MILITARY ORDER OF THE PURPLE HEART,
By I. KAUFMAN, National Chairman, Legislation.

LETTER FROM NATIONAL COUNCIL OF CHIEF STATE SCHOOL OFFICERS ENCLOSING

THREE LETTERS FROM SUPERINTENDENTS OF PUBLIC INSTRUCTION IN NORTH CAROLINA, CALIFORNIA, AND OHIO

OCTOBER 11, 1951. Mr. PHILIP RODGERS, Senate Committee on Labor and Public Welfare,

Senate Office Building, Washington, D. C. DEAR MR. RODGERS : In accordance with our telephone conversation this afternoon with Mr. Heerlein, we are enclosing for the record letters on S. 1940 from the superintendents of public instruction from the States of North Carolina, California, and Ohio.

We appreciate this opportunity to submit these letters for the record of the hearings on S. 1940. Sincerely yours,

EDGAR FULLER, Executive Secretary.

OCTOBER 4, 1951. Dr. EDGAR FULLER, Executive Secretary, National Council of Chief State School Officers,

Washington 6, D. C. DEAR DR. FULLER: I have read very carefully your testimony in connection with S. 1940, and I am writing to say that I am in hearty agreement with the position which you have taken. I do believe that a GI scholarship program administered through the United States Office of Education and coordinated with other scholarship programs as suggested in your letter would be the most effective way to handle what I believe to be a national responsibility. It is unthinkable that any matter relating to any phase of the administration of education within the several States should not provide responsibility and discretion for proper administrative officials within the States. This is a principle the preservation of which we must watch carefully in all educational legislation at the Federal level if we are to maintain that democratic organization through which educational progress has been fostered in the several States of the Union since the inception of our Federal Government. With best wishes and kindest personal regards, I am Very truly yours,

CLYDE A. ERWIN,
State Superintendent of Public Instruction,

State of North Carolina.

OCTOBER 1, 1951. Dr. EDGAR FULLER, Executive Secretary, National Council of Chief State School Officers,

Washington 6, D. C. DEAR DR. FULLER: This is in reply to your letter dated September 20, 1951, in which you enclosed a copy of your testimony on Senate bill 1940 presented September 19, 1951, before the Senate Committee on Labor and Public Welfare.

After having carefully analyzed s. 1940, and conferred with staff members engaged in the veterans' education program, I wholeheartedly concur with the comments you have so well presented in opposition to the bill and recommend the substitution of a more desirable bill for consideration. Staff members have advised me that the National Association of State Approval Agencies in cooperation with the Teague Congressional Committee are preparing a bill which will more nearly reflect the wishes of those who are most concerned with providing an adequate educational program for veterans, and thus eliminate the many objectionable features to be found in the present bill. I am concerned with any proposed measure which carries provisions for possible Federal control over education in general, and the veterans' education in particular. I am in favor of educational benfits or scholarships to veterans of the present conflict; but opposed to any legislation which would attempt to restrict the veterans' education to the extent that it would deny educational opportunities to many deserving veterans.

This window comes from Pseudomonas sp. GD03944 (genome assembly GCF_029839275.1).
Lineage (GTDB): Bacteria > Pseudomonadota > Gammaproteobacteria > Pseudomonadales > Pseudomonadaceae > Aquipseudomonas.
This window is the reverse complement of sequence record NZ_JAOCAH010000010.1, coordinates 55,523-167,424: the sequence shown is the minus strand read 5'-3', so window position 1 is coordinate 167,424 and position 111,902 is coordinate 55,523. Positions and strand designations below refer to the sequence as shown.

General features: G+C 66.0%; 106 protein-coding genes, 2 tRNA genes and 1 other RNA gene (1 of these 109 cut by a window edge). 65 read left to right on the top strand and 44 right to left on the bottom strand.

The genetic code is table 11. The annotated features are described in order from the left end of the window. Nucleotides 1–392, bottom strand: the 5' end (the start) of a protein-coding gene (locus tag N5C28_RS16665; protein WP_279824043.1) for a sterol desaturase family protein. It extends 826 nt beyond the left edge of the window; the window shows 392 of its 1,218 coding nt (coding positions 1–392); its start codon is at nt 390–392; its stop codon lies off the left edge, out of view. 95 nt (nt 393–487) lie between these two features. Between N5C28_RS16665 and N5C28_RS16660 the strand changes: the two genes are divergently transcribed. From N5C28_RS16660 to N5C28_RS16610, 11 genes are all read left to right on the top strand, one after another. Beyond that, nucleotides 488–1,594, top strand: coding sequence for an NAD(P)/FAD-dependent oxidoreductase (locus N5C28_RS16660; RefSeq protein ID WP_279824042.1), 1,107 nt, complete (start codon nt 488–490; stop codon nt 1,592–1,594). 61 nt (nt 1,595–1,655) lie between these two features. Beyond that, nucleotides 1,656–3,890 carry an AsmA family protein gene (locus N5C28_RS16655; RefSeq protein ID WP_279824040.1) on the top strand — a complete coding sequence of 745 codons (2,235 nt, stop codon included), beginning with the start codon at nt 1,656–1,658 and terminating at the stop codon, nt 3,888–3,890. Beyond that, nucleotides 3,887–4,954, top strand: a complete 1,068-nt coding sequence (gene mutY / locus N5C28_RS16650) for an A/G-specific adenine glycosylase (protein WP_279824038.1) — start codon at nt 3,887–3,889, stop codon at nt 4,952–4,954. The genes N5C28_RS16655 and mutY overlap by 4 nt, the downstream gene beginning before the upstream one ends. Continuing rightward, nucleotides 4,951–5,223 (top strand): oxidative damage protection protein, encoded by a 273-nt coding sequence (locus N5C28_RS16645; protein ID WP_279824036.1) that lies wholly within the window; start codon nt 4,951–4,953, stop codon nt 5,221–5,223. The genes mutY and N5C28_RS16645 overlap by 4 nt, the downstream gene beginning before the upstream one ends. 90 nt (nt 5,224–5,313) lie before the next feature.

We in California have had our share of the problems with the Veterans' Administration in the administration of the current law, both in the capacity of a State approval agency, and in the capacity of negotiating contracts and agreements with the Veterans' Administration for and on behalf of the public schools of California. We have seen many arbitrary decisions imposed by the Veterans' Administration in the administration of the program. Public and private schools have been besieged with instructions and regulations making it almost impossible to keep abreast of the many changes. We have noted with some apprehension the gradual trend of the Veterans' Administration to impose through its many instructions and regulations greater control over the educational program. The Veterans' Administration has placed numerous interpretations on Public Law 346, which I am sure were never intended by the framers of the Act. It appears that such restrictions and interpretations have been dictated by Veterans' Administration officials without regard to educational soundness or the veterans' welfare. It therefore seems that in the consideration of an educational bill for those who are in the present emergency, it should be made certain that there shall be no duplication of the mistakes or abuses of the past.

Our strongest opposition to S. 1940 is in the authority given to the Veterans' Administration in areas of educational activities which should be the sole responsibility of the State approval agency. We have prepared some comments on the various provisions of the bill which are indicated below:

1. We favor the deletion of a limiting age for entitlement and any provision which stipulates that the education or training was interrupted by reason of entrance into the service. We feel that the best interest of the country and the individual are served by placing no requirements for benefits on the basis of age, actual interruption of study, or need.